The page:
The Pacific Partnership, the primary sponsor of a state retail development program grant, is counting on the program to help revitalize downtown as more St. Louis Street buildings turn up empty.

The Partnership was notified in December 2016 that Pacific had been selected in the competitive application process to participate in a cost-sharing Missouri Main Street Connection (MMSC) affiliate grant.

The Chamber of Commerce and city of Pacific joined the partnership in applying for the grant.

The mission of the program is to assist cities in revitalizing historic business districts and old town retail centers.

Stephen Flannery III, Partnership president, said he and other business leaders are pleased that the MMSC grant was awarded to Pacific to help revitalize downtown, but cautioned that it’s not an overnight cure-all.

“Some people tend to think that because Pacific was awarded the MMSC grant that they (officials) will help us,” Flannery said. “But that’s not how this works. They give advice and training, but we are the ‘they’ that has to make it happen.”

Through the years St. Louis Street, once the retail center of the city, has seen a series of businesses come and go. The recent vacancies have been troubling, Flannery said, because it’s the larger buildings that are turning up empty.

Currently, the Pacific Foods, Royal Theater, Bank of America and Birdsong Pharmacy buildings are empty. One of the large resale shops says it will close its doors in the coming months. The Pacific Library will be empty next year when the new library is completed on Rose Lane.

Flannery said in view of the growing number of large buildings in downtown going vacant, he has reached out to Chamber President Greg Myers and City Administrator Steve Roth to step up the MMSC effort.

Flannery said when he, Steve Roth, Tiffany Wilson and Steve Myers visited Jefferson City they were introduced to programs that local government could offer to entice people to develop downtown.

Among those are commercial improvement districts (CIDs), neighborhood improvement districts (NIDs), tax abatements and historic zoning districts.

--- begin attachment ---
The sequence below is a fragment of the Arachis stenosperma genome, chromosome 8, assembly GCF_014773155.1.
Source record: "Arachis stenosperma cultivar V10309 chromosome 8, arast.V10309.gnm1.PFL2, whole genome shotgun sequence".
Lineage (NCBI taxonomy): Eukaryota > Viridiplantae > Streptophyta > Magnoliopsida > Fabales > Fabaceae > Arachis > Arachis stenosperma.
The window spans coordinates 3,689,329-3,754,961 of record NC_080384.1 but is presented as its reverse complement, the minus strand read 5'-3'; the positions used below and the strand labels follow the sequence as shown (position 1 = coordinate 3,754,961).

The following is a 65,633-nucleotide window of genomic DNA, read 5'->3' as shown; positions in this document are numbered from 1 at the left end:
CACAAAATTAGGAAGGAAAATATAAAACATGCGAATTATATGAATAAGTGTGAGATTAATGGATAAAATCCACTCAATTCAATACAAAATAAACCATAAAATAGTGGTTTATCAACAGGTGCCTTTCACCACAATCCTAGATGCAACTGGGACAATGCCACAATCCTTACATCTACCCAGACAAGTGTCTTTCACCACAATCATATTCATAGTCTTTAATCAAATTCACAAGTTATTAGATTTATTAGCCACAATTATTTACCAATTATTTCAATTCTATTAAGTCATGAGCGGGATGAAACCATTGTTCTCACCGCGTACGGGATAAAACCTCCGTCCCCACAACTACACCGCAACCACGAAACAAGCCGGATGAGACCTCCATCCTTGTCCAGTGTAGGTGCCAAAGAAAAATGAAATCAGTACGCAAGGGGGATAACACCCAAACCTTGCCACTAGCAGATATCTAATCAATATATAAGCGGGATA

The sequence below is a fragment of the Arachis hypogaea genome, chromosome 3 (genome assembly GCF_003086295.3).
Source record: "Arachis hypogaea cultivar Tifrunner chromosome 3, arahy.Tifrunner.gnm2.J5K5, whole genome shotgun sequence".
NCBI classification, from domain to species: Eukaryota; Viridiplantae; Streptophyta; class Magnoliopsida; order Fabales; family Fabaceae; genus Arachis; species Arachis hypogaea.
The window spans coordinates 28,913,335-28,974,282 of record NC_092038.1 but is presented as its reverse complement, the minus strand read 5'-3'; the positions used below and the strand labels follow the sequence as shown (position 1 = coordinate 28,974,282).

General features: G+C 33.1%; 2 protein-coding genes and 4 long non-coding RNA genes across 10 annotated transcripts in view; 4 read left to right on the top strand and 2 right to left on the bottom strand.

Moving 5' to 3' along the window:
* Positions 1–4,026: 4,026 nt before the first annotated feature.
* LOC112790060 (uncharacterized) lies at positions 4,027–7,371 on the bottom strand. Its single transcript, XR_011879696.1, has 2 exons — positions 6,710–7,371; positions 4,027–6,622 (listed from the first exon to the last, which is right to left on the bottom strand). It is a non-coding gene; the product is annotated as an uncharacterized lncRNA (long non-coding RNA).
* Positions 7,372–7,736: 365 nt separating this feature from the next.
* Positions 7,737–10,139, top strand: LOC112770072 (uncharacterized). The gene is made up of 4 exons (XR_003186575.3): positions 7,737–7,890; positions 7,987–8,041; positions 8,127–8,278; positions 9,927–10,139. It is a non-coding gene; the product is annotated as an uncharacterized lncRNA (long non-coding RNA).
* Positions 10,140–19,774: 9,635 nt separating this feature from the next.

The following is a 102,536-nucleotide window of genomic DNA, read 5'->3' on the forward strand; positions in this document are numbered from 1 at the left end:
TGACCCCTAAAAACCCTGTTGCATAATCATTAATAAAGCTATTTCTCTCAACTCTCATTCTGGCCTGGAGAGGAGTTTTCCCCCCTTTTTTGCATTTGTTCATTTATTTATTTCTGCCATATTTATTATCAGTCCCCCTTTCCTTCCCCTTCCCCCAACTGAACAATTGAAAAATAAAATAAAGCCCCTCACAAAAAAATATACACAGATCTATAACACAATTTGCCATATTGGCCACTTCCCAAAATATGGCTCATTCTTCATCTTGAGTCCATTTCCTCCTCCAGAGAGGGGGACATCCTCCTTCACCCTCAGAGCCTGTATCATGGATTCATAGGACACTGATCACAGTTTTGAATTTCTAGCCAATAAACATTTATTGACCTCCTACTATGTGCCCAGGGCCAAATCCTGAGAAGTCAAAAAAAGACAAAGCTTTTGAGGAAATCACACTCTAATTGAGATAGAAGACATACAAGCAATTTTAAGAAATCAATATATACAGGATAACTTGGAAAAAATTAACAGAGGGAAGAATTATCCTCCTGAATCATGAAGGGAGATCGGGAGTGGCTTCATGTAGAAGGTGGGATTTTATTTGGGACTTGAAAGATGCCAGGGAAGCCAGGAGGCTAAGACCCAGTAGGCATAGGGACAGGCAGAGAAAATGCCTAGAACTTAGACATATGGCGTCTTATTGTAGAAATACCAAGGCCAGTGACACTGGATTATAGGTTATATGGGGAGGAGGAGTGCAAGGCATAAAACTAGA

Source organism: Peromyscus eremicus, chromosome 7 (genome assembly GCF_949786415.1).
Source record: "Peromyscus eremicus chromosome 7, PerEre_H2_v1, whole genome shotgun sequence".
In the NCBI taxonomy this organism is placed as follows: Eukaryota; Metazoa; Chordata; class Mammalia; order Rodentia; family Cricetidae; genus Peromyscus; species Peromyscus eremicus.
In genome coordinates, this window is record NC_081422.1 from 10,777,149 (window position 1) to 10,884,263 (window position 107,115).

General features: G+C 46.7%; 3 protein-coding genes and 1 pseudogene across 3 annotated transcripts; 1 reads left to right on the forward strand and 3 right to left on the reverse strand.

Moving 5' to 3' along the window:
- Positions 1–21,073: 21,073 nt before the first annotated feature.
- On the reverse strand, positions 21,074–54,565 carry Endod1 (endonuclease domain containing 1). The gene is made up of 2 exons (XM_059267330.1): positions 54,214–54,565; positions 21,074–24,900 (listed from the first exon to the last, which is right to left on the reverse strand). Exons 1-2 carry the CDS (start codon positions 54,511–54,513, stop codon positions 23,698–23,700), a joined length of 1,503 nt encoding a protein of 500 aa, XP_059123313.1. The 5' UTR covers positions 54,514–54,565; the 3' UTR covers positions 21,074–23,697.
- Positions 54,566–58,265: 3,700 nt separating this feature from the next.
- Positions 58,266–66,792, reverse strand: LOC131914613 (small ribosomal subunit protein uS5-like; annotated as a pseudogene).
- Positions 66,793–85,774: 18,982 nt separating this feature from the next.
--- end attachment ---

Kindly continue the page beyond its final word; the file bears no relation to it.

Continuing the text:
“All of these things can feed into developing downtown,” Flannery said. “But it takes time to take hold.”

Flannery noted that not only is the Partnership hosting annual events that bring people to downtown, but the Chamber, Lions Club, Knights of Columbus, Boy Scouts and River Walk are each conducting programs that attract visitors.

“If these organizations were to stop, some 30,000 people a year would not come to Pacific,” Flannery said.

This is not the time to lapse into a wait and see attitude, he said.

“As president of the Partnership, I’m excited about 2018,” he added. “We’re evaluating projects to assess what works and what doesn’t to determine what to do in 2018.”

But for the city to take advantage of the visitors that organizations bring into downtown, thriving retail stores are needed to add to the city’s tax base.

Eureka Mayor Kevin Coffeey once remarked that he would love to take Pacific’s St. Louis Street and set it in Downtown Eureka.

“Downtown is beautiful, but there’s a lot more we have to do,” Flannery said. “Wouldn’t it be wonderful if the large plate glass window that was once in the Birdsong building was returned.”

Flannery said a downtown zoning district to assist building owners with regulations on building setbacks, parking requirement and multiple use would be needed for the city to qualify for some tax credits.

The recently adopted comprehensive plan included a downtown zoning district in its original draft, but that district was eliminated at the P & Z level. Commissioners said it’s more practical to have multiple uses in other areas of the city — not just downtown.

Flannery said that makes sense, but does not go far enough.

“I understand their thinking. Multiple-use zoning would probably be useful in some areas of the city, but that is different than a special zoning district for a historic downtown,” he said.

Historic districts face specific physical features that cannot be adapted to new development, he explained. There are no setbacks in front or on the side, no space for parking lots and their original use was a combination of retail and residential.

“We have to work with what is there to make that area come alive again,” Flannery said. “We really need a downtown zoning district.”

MMSC has helped a dozen Missouri cities attract new retail into their historic districts.

“Missouri Main Street is an education process,” Flannery said. “We’re currently working on the structure, bringing people to the table.”